Monthly Archives: January 2020

The long and the short of it: a dialogue

 

So, the zeitgeist in sex addiction for so long has been to question whether sex addiction is an excuse—ya know, something that lets creepy, no-good scoundrels (heterosexual men, basically) off the hook, absolving them of…whatever the assessment of addiction is meant to let them off the hook from. Punishment, presumably: punishment from courts, employers, wives and girlfriends. Wives and girlfriends mostly. If a man has a sex addiction then he has a disease. He has an affliction, merits compassion and support, not judgement. Cue the next bit wherein someone says it’s understandable that betrayed partners would launch into a volley of judgement upon discovery of secretive behavior. They’ve been traumatized, after all, and not just by the addictive behaviors, the obsessive use of porn and prostitutes, plus those sleazy hook-ups and online affairs. Beyond that, these partners have been lied to incessantly; subjected to years of obfuscation, counter-accusations of paranoia, controlling behavior. Now the cat’s out of the bag he wants compassion, cries this beleaguered figure! Seriously? After years of being told I’m crazy I’m supposed to just accept his abject apology and then go along with this crap about addiction, while thinking what? Oh, poor thing, he just can’t help it. Let me tell you something, I’m…

Okay, I don’t hear that so much—that I’m-about-to-march-out-of-this-office diatribe. But I do hear of it from those who have previously been to therapists who tread a little close to the door marked GIVING ADVICE. Their “educational” comments carry an inflection of sympathy—too much sympathy for the angry person who is looking for someone to be angry with them, sort of. Yes, tsk tsk, exudes the right-minded listener instead, regarding that misbehaving other. What may follow next is a flurry of suppositions: how pervasively has this behavior, plus the secrecy, affected your life? How many conversations, potential intimate moments have gone awry because he was elsewhere emotionally, not truly present with you? What about the diminishing of romance, of your sex life, even? How many times have you been denied sex because he was with someone else, or thinking of someone else, taking care of himself, forgetting about you? How many times did he come home late from work? Now you know what that was about. And think about all the money that’s been spent, or the time that’s been wasted. No wonder his career has stalled, and how has that affected you, burdened you, given that you work also, plus you do the lion’s share of stuff for the kids. Treatment? For him? The person who really needs compassion and support is YOU.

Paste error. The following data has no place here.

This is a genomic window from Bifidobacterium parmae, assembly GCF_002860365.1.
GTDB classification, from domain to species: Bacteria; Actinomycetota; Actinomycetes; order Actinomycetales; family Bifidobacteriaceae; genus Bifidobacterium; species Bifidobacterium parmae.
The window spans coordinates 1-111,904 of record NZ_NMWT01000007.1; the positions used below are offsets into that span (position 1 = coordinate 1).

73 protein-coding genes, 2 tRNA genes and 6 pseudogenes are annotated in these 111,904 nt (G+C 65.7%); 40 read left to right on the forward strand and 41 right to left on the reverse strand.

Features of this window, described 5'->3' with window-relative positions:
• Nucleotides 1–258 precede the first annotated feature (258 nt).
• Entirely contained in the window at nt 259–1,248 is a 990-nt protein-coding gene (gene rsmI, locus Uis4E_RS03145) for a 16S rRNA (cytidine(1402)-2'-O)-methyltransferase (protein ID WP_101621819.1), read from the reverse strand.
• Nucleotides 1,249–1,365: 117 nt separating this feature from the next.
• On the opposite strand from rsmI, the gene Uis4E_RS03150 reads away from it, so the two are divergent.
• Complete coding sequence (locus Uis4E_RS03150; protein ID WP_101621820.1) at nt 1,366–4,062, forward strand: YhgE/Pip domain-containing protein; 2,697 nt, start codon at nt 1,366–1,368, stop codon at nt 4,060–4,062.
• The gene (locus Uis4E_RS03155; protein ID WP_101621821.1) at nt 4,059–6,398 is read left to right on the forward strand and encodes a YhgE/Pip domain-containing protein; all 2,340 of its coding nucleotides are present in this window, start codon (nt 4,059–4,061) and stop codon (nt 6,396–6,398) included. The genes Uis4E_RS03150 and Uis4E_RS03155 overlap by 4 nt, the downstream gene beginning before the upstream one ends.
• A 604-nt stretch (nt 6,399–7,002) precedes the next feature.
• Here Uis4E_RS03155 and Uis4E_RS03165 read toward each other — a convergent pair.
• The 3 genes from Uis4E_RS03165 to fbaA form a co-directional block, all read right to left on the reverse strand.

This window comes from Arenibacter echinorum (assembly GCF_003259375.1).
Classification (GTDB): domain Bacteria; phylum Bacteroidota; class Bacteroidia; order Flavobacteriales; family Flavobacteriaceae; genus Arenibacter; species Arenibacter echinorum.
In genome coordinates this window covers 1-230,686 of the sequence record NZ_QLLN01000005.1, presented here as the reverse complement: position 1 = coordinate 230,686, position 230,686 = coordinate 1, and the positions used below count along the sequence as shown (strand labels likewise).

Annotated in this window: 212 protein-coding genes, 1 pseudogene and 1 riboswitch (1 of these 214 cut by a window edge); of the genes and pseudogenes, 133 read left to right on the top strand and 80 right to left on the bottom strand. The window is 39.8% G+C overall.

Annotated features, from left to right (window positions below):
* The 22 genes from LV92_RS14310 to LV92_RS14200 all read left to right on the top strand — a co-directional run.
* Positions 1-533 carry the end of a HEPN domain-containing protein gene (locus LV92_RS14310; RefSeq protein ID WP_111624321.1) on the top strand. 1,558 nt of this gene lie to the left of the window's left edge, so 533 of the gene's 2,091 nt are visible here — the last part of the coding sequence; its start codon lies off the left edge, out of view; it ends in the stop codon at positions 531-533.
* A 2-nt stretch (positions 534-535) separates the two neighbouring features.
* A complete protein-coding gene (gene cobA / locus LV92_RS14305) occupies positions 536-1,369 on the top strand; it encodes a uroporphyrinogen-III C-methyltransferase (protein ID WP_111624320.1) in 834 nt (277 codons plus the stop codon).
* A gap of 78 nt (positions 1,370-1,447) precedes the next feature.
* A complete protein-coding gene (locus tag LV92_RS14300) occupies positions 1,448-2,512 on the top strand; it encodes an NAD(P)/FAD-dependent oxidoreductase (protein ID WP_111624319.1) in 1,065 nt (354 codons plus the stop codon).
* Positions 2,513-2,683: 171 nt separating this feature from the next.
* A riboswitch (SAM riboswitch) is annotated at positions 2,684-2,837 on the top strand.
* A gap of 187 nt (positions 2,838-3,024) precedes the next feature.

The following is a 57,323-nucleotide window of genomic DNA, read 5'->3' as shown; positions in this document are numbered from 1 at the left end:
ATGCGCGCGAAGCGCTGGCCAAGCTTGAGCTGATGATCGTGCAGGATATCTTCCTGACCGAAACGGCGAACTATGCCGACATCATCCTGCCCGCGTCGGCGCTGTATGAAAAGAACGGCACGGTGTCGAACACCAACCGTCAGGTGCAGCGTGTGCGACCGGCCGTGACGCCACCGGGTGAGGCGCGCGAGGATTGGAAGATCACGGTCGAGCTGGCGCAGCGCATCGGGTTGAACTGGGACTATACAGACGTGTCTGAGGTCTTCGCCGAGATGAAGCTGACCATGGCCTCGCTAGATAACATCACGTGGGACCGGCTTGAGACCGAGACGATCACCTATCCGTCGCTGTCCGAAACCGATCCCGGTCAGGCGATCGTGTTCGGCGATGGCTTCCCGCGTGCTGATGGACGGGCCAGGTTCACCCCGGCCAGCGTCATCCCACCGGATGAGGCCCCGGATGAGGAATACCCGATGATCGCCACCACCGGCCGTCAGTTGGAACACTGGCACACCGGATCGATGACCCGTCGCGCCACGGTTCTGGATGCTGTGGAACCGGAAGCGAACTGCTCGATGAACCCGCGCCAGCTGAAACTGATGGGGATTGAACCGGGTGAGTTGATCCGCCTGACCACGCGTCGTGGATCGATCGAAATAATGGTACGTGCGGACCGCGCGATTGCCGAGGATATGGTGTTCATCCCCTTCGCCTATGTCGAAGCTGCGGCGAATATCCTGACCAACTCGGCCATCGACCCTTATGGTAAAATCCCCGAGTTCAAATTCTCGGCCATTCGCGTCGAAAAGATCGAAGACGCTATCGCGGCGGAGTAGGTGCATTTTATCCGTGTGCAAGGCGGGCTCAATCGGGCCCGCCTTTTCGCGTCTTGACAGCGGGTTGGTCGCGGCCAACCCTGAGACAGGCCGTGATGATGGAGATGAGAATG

There’s a subtext to such counsel, one that is rarely made explicit because that would render the message ironic. The task is to insinuate the potential for revenge while maintaining the position of victim/survivor. So, that subtext, stripped of its artifice, goes something like this: ya know, there’s a silver lining to all of this. If you’re honest, this relationship has had problems for years and until now you weren’t sure how much the problem was him versus you. You thought he had fallen out of love with you, thought you were a B, like what your last boyfriend thought, plus what your sister used to say about you. Anyway, do you have any idea how this could be used to your advantage? Do you have any idea how much this lets YOU off the hook? From now on being difficult is no longer your problem. You being difficult becomes your entitlement. Yes, I know you didn’t want this. I get that this was your worst nightmare, besides something terrible happening to your kids, of course. And I know that thinking he’s out of control will keep you up at night, worrying where he’s at when he’s traveling—who is he with, and whether he’d leave you high and dry. But think about it: this addiction thing can be the punctuation of all arguments for the forseeable future, and you can leverage his guilt. Believe me, sister, you may have the pain, but now he’ll get the blame at last.